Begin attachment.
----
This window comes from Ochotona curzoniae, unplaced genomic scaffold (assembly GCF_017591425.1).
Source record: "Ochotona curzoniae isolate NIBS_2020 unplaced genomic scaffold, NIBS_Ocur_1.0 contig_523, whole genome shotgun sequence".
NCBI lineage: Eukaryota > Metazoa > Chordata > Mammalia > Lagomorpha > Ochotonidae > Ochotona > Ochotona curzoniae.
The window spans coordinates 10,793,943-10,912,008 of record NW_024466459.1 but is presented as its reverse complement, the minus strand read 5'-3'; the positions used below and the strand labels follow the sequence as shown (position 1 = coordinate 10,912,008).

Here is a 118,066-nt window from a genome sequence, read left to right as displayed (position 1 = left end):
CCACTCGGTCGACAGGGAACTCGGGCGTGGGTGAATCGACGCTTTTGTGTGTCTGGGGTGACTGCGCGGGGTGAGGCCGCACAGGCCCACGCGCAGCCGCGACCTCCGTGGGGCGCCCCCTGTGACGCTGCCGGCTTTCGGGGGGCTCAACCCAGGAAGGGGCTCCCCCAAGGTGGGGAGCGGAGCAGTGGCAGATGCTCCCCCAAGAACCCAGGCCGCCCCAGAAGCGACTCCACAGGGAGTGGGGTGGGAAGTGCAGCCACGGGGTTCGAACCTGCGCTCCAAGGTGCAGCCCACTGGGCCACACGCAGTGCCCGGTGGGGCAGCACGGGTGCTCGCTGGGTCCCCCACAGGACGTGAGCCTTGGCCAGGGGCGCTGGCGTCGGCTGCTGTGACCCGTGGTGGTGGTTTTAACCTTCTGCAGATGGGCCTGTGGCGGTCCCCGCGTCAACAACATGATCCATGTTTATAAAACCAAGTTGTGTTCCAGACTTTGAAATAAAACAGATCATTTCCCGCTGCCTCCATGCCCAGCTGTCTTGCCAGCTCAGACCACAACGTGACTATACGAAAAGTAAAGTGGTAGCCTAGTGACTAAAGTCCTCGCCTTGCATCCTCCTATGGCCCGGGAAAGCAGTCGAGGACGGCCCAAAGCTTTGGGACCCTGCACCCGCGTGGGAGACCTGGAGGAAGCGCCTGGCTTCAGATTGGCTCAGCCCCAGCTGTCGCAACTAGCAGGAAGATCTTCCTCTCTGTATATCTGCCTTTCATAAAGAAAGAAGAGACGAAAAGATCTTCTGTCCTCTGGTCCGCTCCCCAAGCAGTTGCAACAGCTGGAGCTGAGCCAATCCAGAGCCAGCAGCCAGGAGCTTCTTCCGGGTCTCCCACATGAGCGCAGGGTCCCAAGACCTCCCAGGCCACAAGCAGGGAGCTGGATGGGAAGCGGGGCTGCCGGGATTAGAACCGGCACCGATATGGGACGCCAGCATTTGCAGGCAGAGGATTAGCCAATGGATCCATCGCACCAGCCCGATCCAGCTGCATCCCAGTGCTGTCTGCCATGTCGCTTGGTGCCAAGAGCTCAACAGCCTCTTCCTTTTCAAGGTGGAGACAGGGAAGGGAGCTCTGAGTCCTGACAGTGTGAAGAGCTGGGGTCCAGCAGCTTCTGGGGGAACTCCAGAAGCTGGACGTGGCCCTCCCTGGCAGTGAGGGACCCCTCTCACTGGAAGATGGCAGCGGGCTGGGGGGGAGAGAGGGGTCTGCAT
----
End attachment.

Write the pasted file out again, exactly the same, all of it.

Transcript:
This window comes from Ochotona curzoniae, unplaced genomic scaffold (assembly GCF_017591425.1).
Source record: "Ochotona curzoniae isolate NIBS_2020 unplaced genomic scaffold, NIBS_Ocur_1.0 contig_523, whole genome shotgun sequence".
NCBI lineage: Eukaryota > Metazoa > Chordata > Mammalia > Lagomorpha > Ochotonidae > Ochotona > Ochotona curzoniae.
The window spans coordinates 10,793,943-10,912,008 of record NW_024466459.1 but is presented as its reverse complement, the minus strand read 5'-3'; the positions used below and the strand labels follow the sequence as shown (position 1 = coordinate 10,912,008).

Here is a 118,066-nt window from a genome sequence, read left to right as displayed (position 1 = left end):
CCACTCGGTCGACAGGGAACTCGGGCGTGGGTGAATCGACGCTTTTGTGTGTCTGGGGTGACTGCGCGGGGTGAGGCCGCACAGGCCCACGCGCAGCCGCGACCTCCGTGGGGCGCCCCCTGTGACGCTGCCGGCTTTCGGGGGGCTCAACCCAGGAAGGGGCTCCCCCAAGGTGGGGAGCGGAGCAGTGGCAGATGCTCCCCCAAGAACCCAGGCCGCCCCAGAAGCGACTCCACAGGGAGTGGGGTGGGAAGTGCAGCCACGGGGTTCGAACCTGCGCTCCAAGGTGCAGCCCACTGGGCCACACGCAGTGCCCGGTGGGGCAGCACGGGTGCTCGCTGGGTCCCCCACAGGACGTGAGCCTTGGCCAGGGGCGCTGGCGTCGGCTGCTGTGACCCGTGGTGGTGGTTTTAACCTTCTGCAGATGGGCCTGTGGCGGTCCCCGCGTCAACAACATGATCCATGTTTATAAAACCAAGTTGTGTTCCAGACTTTGAAATAAAACAGATCATTTCCCGCTGCCTCCATGCCCAGCTGTCTTGCCAGCTCAGACCACAACGTGACTATACGAAAAGTAAAGTGGTAGCCTAGTGACTAAAGTCCTCGCCTTGCATCCTCCTATGGCCCGGGAAAGCAGTCGAGGACGGCCCAAAGCTTTGGGACCCTGCACCCGCGTGGGAGACCTGGAGGAAGCGCCTGGCTTCAGATTGGCTCAGCCCCAGCTGTCGCAACTAGCAGGAAGATCTTCCTCTCTGTATATCTGCCTTTCATAAAGAAAGAAGAGACGAAAAGATCTTCTGTCCTCTGGTCCGCTCCCCAAGCAGTTGCAACAGCTGGAGCTGAGCCAATCCAGAGCCAGCAGCCAGGAGCTTCTTCCGGGTCTCCCACATGAGCGCAGGGTCCCAAGACCTCCCAGGCCACAAGCAGGGAGCTGGATGGGAAGCGGGGCTGCCGGGATTAGAACCGGCACCGATATGGGACGCCAGCATTTGCAGGCAGAGGATTAGCCAATGGATCCATCGCACCAGCCCGATCCAGCTGCATCCCAGTGCTGTCTGCCATGTCGCTTGGTGCCAAGAGCTCAACAGCCTCTTCCTTTTCAAGGTGGAGACAGGGAAGGGAGCTCTGAGTCCTGACAGTGTGAAGAGCTGGGGTCCAGCAGCTTCTGGGGGAACTCCAGAAGCTGGACGTGGCCCTCCCTGGCAGTGAGGGACCCCTCTCACTGGAAGATGGCAGCGGGCTGGGGGGGAGAGAGGGGTCTGCAT